Know the basics
What is halitosis?
Bad breath, also called halitosis, can result from poor dental hygiene and certain foods, health conditions and habits are among the causes of bad breath.
How common is halitosis?
This health condition is extremely common. It can affect patients at any age. It can be managed by reducing your risk factors. Please discuss with your doctor for further information.
Know the symptoms
What are the symptoms of halitosis?
The common symptoms of halitosis are bad breath odors, depending on the source or the underlying cause.
There may be some symptoms not listed above. If you have any concerns about a symptom, please consult your doctor.
When should I see my doctor?
If you have any signs or symptoms listed above or have any questions, please consult with your doctor. Everyone’s body acts differently. It is always best to discuss with your doctor what is best for your situation.
Know the causes
What causes halitosis?
- Eating certain foods, such as onions, garlic and spices can cause bad breath.
- Tobacco products. Smoking causes its own unpleasant mouth odor.
- Poor dental hygiene. If you don’t brush and floss daily, food particles remain in your mouth, causing bad breath.
- Dry mouth. Saliva helps cleanse your mouth, removing particles that cause bad odors.
- Infections in your mouth. Bad breath can be caused by surgical wounds after oral surgery, such as tooth removal, or as a result of tooth decay, gum disease or mouth sores.
- Other mouth, nose and throat conditions. Infections or chronic inflammation in the nose, sinuses or throat, which can contribute to post nasal drip, also can cause bad breath.
- Other causes. Many other diseases and illnesses may cause bad breath such as pneumonia, chronic sinus infections, diabetes, chronic acid reflux.
Know the risk factors
What increases my risk for halitosis?
There are many risk factors for halitosis, such as:
- Having a certain disease
- Bad dental care.
Understand the diagnosis & treatment
The information provided is not a substitute for any medical advice. ALWAYS consult with your doctor for more information.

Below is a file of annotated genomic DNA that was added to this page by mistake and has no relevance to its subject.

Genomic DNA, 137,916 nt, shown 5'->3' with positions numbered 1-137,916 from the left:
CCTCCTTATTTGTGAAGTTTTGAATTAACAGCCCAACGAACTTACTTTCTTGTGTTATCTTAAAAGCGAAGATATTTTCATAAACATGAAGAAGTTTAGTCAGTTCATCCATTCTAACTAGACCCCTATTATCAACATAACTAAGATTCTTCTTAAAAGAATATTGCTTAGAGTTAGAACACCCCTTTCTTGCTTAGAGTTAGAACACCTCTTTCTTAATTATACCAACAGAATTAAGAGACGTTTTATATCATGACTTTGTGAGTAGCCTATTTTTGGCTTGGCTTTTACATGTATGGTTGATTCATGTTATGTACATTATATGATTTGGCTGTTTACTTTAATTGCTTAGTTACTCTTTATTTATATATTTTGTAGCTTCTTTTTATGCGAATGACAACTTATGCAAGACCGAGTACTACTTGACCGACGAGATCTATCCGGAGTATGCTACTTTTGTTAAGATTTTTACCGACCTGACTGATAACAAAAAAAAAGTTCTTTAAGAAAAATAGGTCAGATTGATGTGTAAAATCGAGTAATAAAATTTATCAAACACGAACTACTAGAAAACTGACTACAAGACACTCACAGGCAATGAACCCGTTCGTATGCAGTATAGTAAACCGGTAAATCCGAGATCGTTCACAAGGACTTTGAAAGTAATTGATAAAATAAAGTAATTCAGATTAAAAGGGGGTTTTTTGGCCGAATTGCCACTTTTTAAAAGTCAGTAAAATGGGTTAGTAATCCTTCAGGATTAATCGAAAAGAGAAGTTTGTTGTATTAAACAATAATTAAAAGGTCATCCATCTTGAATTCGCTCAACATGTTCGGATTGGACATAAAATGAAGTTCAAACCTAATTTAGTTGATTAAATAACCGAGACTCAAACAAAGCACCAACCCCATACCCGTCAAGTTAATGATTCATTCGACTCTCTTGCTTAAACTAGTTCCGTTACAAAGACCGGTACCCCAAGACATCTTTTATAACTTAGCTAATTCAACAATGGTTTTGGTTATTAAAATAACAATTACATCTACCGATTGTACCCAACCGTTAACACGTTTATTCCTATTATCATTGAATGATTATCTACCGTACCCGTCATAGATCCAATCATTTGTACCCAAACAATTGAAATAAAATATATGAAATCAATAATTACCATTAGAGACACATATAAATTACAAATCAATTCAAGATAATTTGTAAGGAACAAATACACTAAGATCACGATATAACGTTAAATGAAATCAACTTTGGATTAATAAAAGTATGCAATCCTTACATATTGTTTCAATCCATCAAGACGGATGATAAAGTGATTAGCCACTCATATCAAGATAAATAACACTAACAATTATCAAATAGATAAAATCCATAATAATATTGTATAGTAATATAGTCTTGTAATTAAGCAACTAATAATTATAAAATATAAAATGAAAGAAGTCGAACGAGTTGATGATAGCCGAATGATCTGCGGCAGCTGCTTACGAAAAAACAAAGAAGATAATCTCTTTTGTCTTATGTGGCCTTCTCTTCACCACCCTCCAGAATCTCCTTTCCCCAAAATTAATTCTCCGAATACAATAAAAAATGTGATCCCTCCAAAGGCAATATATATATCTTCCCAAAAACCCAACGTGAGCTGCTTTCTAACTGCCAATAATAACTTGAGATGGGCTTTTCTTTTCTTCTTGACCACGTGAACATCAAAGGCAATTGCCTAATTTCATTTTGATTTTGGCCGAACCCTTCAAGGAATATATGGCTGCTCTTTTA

How is halitosis diagnosed?
Your dentist will likely smell both the breath from your mouth and the breath from your nose and rate the odor on a scale. Because the back of the tongue is most often the source of the smell, your dentist may also scrape it and rate its odor.
There are sophisticated detectors that can identify the chemicals responsible for bad breath, though these aren’t always available.
How is halitosis treated?
Treatment for bad breath can vary, depending on the cause.
If your bad breath is thought to be caused by an underlying health condition, your dentist will likely refer you to your primary care provider.
For causes related to oral health, your dentist will work with you to help you better control that condition, including:
- Mouth rinses and toothpastes with an antibacterial agent to kill the bacteria that cause plaque buildup.
- Treatment of dental disease.If you have gum disease, you may be referred to a gum specialist (periodontist). Sometimes only professional cleaning removes these bacteria. Your dentist might also recommend replacing faulty tooth restorations, a breeding ground for bacteria.
Lifestyle changes & Home remedies
What are some lifestyle changes or home remedies that can help me manage halitosis?
The following lifestyles and home remedies might help you cope with halitosis:
- Brush your teeth after you eat. Brush using a fluoride-containing toothpaste at least twice a day, especially after meals. Toothpaste with antibacterial properties has been shown to reduce bad breath odors.
- Floss at least once a day. Proper flossing removes food particles and plaque from between your teeth, helping to control bad breath.
- Brush your tongue. Your tongue harbors bacteria, so carefully brushing it may reduce odors.
- Clean dentures or dental appliances. If you wear a bridge or a denture, clean it thoroughly at least once a day or as directed by your dentist.
- Avoid dry mouth. To keep your mouth moist, avoid tobacco and drink plenty of water — not coffee, soft drinks or alcohol, which can lead to a drier mouth.
- Adjust your diet. Avoid foods such as onions and garlic that can cause bad breath. Eating a lot of sugary foods is also linked with bad breath.
- Regularly get a new toothbrush. Change your toothbrush when it becomes frayed, about every three to four months, and choose a soft-bristled toothbrush.
- Schedule regular dental checkups. See your dentist on a regular basis — generally twice a year — to have your teeth or dentures examined and cleaned.
If you have any questions, please consult with your doctor to better understand the best solution for you.
Hello Health Group does not provide medical advice, diagnosis or treatment.
Review Date: October 9, 2016 | Last Modified: January 4, 2017
Bad breath. http://www.mayoclinic.org/diseases-conditions/bad-breath/manage/ptc-20192416 . Accessed September 26, 2016.
Bad breath. http://www.webmd.com/oral-health/guide/bad-breath#1. Accessed September 26, 2016.
Bad breath. http://www.nhs.uk/conditions/bad-breath/pages/introduction.aspx. Accessed September 26, 2016.